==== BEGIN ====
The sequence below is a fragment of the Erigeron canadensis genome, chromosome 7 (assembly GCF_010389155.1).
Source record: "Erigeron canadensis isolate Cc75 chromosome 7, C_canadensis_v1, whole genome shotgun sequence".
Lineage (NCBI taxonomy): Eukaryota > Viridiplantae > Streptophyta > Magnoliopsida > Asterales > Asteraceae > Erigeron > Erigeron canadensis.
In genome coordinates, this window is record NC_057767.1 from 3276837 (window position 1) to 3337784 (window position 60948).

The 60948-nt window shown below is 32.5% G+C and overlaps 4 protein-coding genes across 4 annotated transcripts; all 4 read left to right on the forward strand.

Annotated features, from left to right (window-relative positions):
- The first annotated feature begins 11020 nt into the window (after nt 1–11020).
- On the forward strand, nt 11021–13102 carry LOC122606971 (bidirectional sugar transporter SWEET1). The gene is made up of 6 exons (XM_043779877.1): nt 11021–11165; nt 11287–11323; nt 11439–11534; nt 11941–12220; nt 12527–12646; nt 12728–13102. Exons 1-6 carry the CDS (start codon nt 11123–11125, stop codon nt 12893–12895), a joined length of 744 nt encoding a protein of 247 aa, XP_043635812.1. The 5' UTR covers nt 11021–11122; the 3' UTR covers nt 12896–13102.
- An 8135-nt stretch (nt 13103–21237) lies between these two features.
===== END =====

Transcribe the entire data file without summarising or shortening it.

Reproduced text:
The sequence below is a fragment of the Erigeron canadensis genome, chromosome 7 (assembly GCF_010389155.1).
Source record: "Erigeron canadensis isolate Cc75 chromosome 7, C_canadensis_v1, whole genome shotgun sequence".
Lineage (NCBI taxonomy): Eukaryota > Viridiplantae > Streptophyta > Magnoliopsida > Asterales > Asteraceae > Erigeron > Erigeron canadensis.
In genome coordinates, this window is record NC_057767.1 from 3276837 (window position 1) to 3337784 (window position 60948).

The 60948-nt window shown below is 32.5% G+C and overlaps 4 protein-coding genes across 4 annotated transcripts; all 4 read left to right on the forward strand.

Annotated features, from left to right (window-relative positions):
- The first annotated feature begins 11020 nt into the window (after nt 1–11020).
- On the forward strand, nt 11021–13102 carry LOC122606971 (bidirectional sugar transporter SWEET1). The gene is made up of 6 exons (XM_043779877.1): nt 11021–11165; nt 11287–11323; nt 11439–11534; nt 11941–12220; nt 12527–12646; nt 12728–13102. Exons 1-6 carry the CDS (start codon nt 11123–11125, stop codon nt 12893–12895), a joined length of 744 nt encoding a protein of 247 aa, XP_043635812.1. The 5' UTR covers nt 11021–11122; the 3' UTR covers nt 12896–13102.
- An 8135-nt stretch (nt 13103–21237) lies between these two features.